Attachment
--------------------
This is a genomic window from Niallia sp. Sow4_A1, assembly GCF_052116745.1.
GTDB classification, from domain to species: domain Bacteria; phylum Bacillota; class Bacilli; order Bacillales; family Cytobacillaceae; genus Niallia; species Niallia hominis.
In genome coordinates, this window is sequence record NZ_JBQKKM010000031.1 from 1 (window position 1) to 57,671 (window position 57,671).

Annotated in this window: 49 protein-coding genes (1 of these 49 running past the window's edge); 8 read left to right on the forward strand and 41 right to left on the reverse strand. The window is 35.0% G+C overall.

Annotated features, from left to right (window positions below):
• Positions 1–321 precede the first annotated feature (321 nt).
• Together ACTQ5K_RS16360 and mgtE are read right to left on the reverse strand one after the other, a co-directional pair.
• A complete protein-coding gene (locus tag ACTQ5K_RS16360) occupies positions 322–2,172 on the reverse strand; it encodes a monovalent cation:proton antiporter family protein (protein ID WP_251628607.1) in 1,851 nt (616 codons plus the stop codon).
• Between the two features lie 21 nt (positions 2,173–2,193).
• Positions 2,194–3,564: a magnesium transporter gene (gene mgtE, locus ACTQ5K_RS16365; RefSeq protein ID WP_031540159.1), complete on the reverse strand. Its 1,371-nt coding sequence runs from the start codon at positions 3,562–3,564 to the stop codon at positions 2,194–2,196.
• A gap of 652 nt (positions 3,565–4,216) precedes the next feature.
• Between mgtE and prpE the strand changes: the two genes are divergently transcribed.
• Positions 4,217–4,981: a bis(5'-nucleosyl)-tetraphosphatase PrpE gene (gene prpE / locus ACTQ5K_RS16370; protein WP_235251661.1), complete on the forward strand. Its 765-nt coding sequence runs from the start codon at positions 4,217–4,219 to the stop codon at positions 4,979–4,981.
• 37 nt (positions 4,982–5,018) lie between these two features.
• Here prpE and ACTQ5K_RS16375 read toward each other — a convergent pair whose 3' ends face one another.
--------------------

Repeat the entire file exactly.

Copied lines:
This is a genomic window from Niallia sp. Sow4_A1, assembly GCF_052116745.1.
GTDB classification, from domain to species: domain Bacteria; phylum Bacillota; class Bacilli; order Bacillales; family Cytobacillaceae; genus Niallia; species Niallia hominis.
In genome coordinates, this window is sequence record NZ_JBQKKM010000031.1 from 1 (window position 1) to 57,671 (window position 57,671).

Annotated in this window: 49 protein-coding genes (1 of these 49 running past the window's edge); 8 read left to right on the forward strand and 41 right to left on the reverse strand. The window is 35.0% G+C overall.

Annotated features, from left to right (window positions below):
• Positions 1–321 precede the first annotated feature (321 nt).
• Together ACTQ5K_RS16360 and mgtE are read right to left on the reverse strand one after the other, a co-directional pair.
• A complete protein-coding gene (locus tag ACTQ5K_RS16360) occupies positions 322–2,172 on the reverse strand; it encodes a monovalent cation:proton antiporter family protein (protein ID WP_251628607.1) in 1,851 nt (616 codons plus the stop codon).
• Between the two features lie 21 nt (positions 2,173–2,193).
• Positions 2,194–3,564: a magnesium transporter gene (gene mgtE, locus ACTQ5K_RS16365; RefSeq protein ID WP_031540159.1), complete on the reverse strand. Its 1,371-nt coding sequence runs from the start codon at positions 3,562–3,564 to the stop codon at positions 2,194–2,196.
• A gap of 652 nt (positions 3,565–4,216) precedes the next feature.
• Between mgtE and prpE the strand changes: the two genes are divergently transcribed.
• Positions 4,217–4,981: a bis(5'-nucleosyl)-tetraphosphatase PrpE gene (gene prpE / locus ACTQ5K_RS16370; protein WP_235251661.1), complete on the forward strand. Its 765-nt coding sequence runs from the start codon at positions 4,217–4,219 to the stop codon at positions 4,979–4,981.
• 37 nt (positions 4,982–5,018) lie between these two features.
• Here prpE and ACTQ5K_RS16375 read toward each other — a convergent pair whose 3' ends face one another.